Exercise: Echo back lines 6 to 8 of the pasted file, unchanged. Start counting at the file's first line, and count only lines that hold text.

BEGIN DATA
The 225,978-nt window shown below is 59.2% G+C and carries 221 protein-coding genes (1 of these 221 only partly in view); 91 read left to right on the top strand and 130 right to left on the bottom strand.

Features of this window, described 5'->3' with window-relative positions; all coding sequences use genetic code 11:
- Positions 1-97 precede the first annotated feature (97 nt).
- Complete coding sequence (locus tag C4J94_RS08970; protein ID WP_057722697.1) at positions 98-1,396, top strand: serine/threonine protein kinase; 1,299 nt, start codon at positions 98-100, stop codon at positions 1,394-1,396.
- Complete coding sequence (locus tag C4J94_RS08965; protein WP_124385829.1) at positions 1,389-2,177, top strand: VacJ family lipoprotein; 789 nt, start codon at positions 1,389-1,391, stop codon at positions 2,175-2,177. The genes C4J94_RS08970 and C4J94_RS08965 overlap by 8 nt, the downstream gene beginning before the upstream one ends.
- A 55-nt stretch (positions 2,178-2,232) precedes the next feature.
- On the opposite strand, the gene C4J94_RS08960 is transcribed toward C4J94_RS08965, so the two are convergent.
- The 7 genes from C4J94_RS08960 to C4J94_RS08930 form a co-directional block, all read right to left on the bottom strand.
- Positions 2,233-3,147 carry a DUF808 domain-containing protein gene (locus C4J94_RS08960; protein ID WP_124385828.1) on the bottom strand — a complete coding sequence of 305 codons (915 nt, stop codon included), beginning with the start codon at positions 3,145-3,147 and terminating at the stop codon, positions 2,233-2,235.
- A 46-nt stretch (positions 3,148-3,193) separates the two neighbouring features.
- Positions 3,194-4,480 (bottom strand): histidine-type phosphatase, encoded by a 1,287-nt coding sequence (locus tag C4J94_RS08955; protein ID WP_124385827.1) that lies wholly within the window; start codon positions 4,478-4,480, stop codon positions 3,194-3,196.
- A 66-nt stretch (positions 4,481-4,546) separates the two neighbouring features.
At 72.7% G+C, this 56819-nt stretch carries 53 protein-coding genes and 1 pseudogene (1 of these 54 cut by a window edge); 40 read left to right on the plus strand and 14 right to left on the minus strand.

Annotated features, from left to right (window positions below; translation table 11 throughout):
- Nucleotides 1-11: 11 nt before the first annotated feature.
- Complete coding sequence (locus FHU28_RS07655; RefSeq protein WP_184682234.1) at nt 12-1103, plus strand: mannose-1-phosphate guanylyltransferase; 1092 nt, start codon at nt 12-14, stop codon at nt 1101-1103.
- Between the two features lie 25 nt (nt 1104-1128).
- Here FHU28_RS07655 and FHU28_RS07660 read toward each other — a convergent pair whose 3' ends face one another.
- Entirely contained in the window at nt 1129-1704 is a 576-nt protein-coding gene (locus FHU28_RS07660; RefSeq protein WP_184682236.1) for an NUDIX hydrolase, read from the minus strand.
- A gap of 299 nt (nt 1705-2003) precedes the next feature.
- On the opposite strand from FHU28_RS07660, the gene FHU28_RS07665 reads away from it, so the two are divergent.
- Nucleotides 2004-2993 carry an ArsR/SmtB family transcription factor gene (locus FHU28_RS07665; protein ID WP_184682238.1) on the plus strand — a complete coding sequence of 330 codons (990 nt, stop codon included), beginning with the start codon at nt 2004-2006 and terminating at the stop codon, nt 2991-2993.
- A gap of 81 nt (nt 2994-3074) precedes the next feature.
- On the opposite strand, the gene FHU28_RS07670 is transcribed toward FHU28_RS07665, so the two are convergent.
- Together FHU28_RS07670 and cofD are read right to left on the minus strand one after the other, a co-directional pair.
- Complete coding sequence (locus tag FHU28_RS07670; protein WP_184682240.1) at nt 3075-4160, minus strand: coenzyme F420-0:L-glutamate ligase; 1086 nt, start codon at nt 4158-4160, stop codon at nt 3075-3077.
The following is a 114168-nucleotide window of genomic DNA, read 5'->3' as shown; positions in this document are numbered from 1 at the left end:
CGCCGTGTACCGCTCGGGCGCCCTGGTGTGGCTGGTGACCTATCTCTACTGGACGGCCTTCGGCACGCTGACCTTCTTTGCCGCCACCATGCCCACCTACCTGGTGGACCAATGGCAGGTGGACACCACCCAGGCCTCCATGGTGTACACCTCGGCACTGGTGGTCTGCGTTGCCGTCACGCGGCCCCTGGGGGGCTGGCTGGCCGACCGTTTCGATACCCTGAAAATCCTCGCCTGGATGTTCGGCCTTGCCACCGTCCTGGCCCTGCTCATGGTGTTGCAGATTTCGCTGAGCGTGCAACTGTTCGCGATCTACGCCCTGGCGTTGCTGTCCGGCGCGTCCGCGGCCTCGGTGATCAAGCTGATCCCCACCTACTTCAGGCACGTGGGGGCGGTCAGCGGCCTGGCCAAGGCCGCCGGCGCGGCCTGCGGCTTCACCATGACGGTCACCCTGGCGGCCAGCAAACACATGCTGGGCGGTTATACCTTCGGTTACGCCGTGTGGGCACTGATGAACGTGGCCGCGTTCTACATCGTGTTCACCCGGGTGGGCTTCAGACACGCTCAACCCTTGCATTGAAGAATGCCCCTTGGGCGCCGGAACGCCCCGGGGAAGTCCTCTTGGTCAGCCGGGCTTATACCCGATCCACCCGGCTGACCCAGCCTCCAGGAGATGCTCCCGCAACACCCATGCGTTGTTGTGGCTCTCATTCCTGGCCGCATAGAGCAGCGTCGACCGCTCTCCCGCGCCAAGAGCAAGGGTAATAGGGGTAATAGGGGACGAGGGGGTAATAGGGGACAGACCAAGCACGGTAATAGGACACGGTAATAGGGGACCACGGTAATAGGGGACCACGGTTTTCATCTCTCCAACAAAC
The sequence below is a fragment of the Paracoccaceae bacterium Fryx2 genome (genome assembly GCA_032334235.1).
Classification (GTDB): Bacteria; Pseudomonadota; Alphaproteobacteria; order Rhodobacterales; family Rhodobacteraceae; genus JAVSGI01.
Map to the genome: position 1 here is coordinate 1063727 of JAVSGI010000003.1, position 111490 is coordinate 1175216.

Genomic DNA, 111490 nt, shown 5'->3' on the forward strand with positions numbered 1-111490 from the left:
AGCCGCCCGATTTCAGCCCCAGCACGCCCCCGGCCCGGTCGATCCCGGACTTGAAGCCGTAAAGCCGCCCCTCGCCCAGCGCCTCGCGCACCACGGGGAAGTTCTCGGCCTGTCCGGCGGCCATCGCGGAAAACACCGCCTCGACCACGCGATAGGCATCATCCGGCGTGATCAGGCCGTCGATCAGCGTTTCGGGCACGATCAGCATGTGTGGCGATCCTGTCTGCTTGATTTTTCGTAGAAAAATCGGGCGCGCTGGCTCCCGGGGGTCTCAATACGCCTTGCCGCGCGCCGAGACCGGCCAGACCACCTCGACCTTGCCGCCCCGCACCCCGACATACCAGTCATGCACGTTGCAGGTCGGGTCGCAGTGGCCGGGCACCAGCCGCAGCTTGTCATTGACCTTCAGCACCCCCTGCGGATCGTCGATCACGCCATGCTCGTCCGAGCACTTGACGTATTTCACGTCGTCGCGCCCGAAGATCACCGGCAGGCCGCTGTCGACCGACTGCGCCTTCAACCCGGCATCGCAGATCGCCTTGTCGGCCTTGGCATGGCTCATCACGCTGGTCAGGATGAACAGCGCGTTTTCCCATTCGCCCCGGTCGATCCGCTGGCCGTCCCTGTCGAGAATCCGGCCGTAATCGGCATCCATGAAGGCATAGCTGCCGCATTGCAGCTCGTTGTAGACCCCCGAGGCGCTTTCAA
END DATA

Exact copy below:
- A 55-nt stretch (positions 2,178-2,232) precedes the next feature.
- On the opposite strand, the gene C4J94_RS08960 is transcribed toward C4J94_RS08965, so the two are convergent.
- The 7 genes from C4J94_RS08960 to C4J94_RS08930 form a co-directional block, all read right to left on the bottom strand.